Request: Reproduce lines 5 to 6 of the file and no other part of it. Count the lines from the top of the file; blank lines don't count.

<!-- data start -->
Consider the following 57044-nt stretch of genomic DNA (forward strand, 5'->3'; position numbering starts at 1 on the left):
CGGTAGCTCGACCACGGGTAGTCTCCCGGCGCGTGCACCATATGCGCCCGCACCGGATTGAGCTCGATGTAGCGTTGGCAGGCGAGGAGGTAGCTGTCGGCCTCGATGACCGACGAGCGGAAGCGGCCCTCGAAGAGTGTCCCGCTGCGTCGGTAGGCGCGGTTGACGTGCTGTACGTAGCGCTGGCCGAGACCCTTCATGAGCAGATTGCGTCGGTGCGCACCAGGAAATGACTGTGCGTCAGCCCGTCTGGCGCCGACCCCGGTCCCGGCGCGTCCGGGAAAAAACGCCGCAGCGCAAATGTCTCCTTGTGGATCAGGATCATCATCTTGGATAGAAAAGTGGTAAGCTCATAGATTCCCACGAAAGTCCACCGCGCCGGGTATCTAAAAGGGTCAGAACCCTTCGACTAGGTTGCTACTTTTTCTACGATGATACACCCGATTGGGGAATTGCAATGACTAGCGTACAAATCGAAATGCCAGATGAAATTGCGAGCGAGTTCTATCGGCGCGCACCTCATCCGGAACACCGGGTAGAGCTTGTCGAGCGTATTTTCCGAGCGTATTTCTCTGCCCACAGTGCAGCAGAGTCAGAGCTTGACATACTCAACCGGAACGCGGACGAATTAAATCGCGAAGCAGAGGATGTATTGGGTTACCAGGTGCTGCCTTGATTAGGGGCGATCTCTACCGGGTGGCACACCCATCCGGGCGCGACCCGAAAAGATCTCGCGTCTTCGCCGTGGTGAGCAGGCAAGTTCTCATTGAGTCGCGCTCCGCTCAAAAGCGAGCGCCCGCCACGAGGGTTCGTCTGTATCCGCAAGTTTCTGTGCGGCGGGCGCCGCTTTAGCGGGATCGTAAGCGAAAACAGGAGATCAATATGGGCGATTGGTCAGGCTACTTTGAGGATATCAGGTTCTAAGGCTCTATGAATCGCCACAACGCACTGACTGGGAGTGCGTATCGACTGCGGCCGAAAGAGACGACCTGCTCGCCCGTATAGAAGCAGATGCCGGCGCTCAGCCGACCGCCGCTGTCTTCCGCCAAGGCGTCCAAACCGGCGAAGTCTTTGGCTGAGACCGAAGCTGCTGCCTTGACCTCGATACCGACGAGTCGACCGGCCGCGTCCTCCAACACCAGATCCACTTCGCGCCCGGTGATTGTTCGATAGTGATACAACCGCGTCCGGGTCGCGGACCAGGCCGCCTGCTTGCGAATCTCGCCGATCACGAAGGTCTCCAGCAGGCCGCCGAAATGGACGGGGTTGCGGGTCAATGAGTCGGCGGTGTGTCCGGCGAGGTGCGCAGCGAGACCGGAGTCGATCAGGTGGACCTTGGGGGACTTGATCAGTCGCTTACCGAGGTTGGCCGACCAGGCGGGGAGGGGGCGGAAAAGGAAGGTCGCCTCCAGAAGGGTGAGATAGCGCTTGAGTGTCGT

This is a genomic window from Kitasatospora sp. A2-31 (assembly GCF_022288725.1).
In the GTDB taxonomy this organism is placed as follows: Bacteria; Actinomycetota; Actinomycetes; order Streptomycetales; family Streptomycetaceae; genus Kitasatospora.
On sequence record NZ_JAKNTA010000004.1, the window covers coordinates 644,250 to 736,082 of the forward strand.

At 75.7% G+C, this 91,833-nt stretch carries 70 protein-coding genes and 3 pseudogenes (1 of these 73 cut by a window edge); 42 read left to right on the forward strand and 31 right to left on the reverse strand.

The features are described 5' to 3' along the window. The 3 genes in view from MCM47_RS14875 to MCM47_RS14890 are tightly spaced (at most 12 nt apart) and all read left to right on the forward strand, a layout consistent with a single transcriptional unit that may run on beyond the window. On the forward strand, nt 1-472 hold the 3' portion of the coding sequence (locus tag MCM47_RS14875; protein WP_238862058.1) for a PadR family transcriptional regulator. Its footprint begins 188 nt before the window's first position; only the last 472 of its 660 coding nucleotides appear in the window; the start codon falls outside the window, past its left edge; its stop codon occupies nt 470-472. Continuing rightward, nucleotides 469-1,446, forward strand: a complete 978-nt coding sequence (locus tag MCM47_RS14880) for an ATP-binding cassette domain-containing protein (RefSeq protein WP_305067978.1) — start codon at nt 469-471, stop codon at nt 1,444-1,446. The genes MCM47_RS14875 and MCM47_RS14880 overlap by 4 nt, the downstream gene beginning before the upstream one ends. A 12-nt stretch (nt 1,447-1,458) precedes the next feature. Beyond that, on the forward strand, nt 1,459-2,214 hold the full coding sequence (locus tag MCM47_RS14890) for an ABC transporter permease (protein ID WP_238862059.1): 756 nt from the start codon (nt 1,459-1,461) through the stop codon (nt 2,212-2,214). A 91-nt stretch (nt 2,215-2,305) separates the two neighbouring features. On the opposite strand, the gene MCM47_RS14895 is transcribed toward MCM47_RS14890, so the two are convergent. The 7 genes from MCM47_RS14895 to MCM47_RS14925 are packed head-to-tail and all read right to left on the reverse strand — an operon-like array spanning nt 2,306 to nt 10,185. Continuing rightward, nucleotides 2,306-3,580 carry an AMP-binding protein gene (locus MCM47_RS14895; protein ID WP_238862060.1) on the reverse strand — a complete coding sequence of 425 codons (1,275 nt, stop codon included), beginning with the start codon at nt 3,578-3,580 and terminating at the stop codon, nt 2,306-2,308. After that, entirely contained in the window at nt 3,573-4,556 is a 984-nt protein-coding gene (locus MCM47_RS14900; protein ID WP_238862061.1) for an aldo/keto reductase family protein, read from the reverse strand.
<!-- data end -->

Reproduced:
On sequence record NZ_JAKNTA010000004.1, the window covers coordinates 644,250 to 736,082 of the forward strand.

At 75.7% G+C, this 91,833-nt stretch carries 70 protein-coding genes and 3 pseudogenes (1 of these 73 cut by a window edge); 42 read left to right on the forward strand and 31 right to left on the reverse strand.